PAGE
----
**PRE-CALCULUS 11**

This is the second course in the Pre-Calculus pathway that further develops the mathematical skills necessary for the study of Calculus. It is intended for students whose future program of study will include Calculus.

Topics include: real number system, powers with rational exponents, quadratic functions and equations, operations with rational and radical expressions, solving quadratic, rational and radical equations, polynomial factoring, linear and quadratic inequalities, trigonometry, and financial literacy.

**WORKPLACE MATHEMATICS 11**

Workplace Math 11 continues to develop the mathematical skills necessary for employment in the trades and general workplace. This curriculum allows students to explore the logic of mathematics through real-life applications of math. Topics include: computational fluency (through puzzles and games), statistics, 3D objects, linear relationships, slope as a rate of change, and financial literacy.

**Note: Students who successfully complete any of the ABOVE Math 11 courses have fulfilled their requirements for graduation. *

**HISTORY OF MATHEMATICS 11**

This course is a senior level elective math course geared toward students who interested in learning about how mathematics has evolved over the centuries and how the global language of math is used to better understand the world. The course will examine how societal needs have influenced the development of mathematics and explore how tools and technology have been catalysts for this development. Topics include: number & number systems, patterns & algebra, geometry, probabilities & statistics, tools & technology and cryptography.

**FOUNDATIONS OF MATHEMATICS 12**

This is the third course of the Foundations pathway that further develops the mathematical skills necessary for post-secondary studies in areas that do not require the study of Calculus. In Foundations of Mathematics 12 students will explore topics such as: logical reasoning, probability and its application, permutations, combinations, functions (polynomial, exponential, logarithmic, and sinusoidal), and geometry and spatial relationships.

**PRE-CALCULUS 12**

This course builds on skills learning in Pre-Calculus 11 and further develops the mathematical skills necessary for the study of Calculus. Pre-calculus 12 is necessary to enter most post-secondary Science, Business and Engineering programs, with many requiring or recommending Calculus 12 as well. Topics include: trigonometry, transformations, exponential and logarithmic functions, rational functions and polynomials.

**APPRENTICESHIP MATHEMATICS 12**

This is the optional third course in the Workplace pathway. Apprenticeship Mathematics 12 is not a graduation requirement. This course continues to develop the mathematical skills necessary for employment in the trades and general workplace. This curriculum allows students to explore the logic of mathematics through real-life applications of math. Topics include: measurement, similar triangles including right angle trigonometry, 2D and 3D shapes and their measurements, isometric and orthographic projection, mathematics in the workplace and financial literacy.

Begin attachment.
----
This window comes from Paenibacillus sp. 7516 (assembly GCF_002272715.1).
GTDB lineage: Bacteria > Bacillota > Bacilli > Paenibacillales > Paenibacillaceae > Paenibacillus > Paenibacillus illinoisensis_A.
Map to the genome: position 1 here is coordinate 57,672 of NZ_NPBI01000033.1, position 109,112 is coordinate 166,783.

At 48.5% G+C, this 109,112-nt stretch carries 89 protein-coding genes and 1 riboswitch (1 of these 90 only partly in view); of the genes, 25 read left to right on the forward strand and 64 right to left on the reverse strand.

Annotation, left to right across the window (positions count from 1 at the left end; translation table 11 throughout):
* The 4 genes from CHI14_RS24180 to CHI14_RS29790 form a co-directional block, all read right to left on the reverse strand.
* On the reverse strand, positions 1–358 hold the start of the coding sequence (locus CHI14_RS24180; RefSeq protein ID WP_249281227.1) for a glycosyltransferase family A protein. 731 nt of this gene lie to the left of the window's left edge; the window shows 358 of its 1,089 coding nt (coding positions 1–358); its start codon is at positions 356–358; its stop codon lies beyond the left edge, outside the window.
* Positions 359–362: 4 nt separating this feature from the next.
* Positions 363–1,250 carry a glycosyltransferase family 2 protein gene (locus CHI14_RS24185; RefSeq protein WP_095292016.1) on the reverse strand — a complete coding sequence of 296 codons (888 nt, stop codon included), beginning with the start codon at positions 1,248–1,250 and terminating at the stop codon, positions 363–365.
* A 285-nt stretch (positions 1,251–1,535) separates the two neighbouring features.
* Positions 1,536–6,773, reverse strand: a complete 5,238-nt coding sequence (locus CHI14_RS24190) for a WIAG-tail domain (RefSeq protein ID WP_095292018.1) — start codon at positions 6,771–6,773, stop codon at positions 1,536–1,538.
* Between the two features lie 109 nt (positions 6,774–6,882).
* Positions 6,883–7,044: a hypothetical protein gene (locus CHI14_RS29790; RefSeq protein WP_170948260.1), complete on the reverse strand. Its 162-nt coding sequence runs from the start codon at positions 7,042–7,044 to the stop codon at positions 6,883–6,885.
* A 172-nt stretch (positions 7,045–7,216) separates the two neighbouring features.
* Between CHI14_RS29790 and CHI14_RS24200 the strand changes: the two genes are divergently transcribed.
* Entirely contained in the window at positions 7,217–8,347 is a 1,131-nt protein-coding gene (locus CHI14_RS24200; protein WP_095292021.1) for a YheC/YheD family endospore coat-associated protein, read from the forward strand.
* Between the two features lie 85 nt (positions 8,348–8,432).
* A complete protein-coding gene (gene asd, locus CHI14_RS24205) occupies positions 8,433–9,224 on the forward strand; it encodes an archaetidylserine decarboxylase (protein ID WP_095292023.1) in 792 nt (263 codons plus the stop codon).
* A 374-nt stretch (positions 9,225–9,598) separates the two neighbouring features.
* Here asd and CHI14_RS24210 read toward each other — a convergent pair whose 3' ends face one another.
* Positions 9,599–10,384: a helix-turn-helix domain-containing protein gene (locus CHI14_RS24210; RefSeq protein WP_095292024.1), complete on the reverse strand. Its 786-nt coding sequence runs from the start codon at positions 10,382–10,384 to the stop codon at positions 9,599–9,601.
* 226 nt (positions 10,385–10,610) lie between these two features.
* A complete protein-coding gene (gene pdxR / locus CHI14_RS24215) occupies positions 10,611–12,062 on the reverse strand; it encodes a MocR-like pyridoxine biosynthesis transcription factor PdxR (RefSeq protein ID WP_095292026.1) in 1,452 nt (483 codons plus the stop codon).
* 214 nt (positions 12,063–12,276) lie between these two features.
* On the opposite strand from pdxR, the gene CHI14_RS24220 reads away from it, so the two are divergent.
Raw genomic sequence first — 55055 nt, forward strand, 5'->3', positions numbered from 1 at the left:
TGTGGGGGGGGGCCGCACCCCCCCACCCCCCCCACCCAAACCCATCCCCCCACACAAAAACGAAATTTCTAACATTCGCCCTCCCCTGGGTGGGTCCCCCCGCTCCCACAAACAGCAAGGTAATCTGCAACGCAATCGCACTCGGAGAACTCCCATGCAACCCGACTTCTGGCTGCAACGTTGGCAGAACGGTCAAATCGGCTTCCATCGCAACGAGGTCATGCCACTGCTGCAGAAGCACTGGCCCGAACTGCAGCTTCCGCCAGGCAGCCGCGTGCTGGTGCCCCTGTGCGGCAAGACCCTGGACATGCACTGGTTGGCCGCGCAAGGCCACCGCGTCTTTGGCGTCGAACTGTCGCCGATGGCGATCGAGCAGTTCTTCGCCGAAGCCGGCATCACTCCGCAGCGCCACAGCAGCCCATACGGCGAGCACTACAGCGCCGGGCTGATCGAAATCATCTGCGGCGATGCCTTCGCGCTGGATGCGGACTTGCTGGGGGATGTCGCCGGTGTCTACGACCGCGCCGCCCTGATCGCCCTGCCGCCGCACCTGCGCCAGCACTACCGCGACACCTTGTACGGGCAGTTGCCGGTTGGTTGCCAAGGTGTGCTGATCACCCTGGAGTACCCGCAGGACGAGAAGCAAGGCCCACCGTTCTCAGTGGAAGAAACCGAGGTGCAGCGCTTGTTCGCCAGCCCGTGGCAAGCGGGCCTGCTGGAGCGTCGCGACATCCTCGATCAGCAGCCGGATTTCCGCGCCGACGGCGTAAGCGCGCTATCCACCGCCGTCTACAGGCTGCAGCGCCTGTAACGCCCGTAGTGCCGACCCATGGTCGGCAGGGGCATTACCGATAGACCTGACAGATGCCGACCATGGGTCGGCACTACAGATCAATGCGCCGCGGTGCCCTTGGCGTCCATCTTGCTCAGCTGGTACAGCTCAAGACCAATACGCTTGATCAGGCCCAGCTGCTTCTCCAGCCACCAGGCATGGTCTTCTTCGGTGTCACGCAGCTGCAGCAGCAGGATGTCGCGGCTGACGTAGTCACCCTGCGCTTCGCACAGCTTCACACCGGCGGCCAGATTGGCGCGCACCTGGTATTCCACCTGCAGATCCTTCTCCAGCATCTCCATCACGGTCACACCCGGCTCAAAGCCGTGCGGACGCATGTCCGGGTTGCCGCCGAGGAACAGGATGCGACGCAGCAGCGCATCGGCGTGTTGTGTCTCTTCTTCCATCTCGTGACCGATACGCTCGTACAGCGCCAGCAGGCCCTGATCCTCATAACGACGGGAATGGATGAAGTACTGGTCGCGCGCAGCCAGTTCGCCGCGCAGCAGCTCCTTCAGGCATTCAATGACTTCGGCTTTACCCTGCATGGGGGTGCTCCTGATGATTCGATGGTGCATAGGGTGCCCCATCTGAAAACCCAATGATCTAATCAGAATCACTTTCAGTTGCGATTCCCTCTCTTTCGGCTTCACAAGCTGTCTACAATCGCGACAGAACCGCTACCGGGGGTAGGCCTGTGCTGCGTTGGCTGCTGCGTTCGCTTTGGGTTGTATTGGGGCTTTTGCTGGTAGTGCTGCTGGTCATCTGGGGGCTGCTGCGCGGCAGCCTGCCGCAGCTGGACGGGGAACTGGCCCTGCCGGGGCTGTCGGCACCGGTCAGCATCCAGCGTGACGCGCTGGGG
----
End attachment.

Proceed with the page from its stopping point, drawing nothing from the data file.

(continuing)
**CALCULUS 12**

Calculus 12 will introduce the student to the fundamentals of differentiation and integration along with applications. Topics include: graphing, maxima and minima, related rates, areas, volumes and exponential functions. This course is an excellent introduction to university level Calculus. Students interested in post-secondary studies in Math, Business, Science, or Engineering should consider Calculus in preparation for post-secondary studies in these areas.

** Calculus 12 may not be taken in place of Pre-Calculus 12.*

**AP CALCULUS 12**

AP Calculus is a university level calculus course. This course is intended for students who have completed Pre-Calculus 12. The three big ideas for the course are: Limits, Differentiation, Integration and their applications. The pre-requisites for this course are Pre-Calculus 11 and 12.

Students will cover similar topics to those taught in Calculus 12 but is taught at a faster pace than Calculus 12 due to the AP exam. It is expected that all students enrolled in the course will write the AP exam held in May for potential first-year university credit. Students not intending to write the exam should enroll in Calculus 12.

**AP Calculus 12 may not be taken in place of Pre-Calculus 12.*

**AP STATISTICS 12 **

In colleges and universities, many students take a statistics course. Courses like AP. Statistics are required for study in such fields as business, the social sciences, and health sciences. Knowledge of statistics is required for students intending to do research. AP Statistics introduces students to the major concepts and tools for collecting, analyzing, and drawing conclusions from data.

AP Statistics 12 is open to Grade 11 and 12 students. Students will learn to examine raw data, graphs, charts, rates, percentages, probabilities, averages, forecasts, and trend liens to see if a true experiment was conducted. The AP exam is written in May for potential first-year university credit.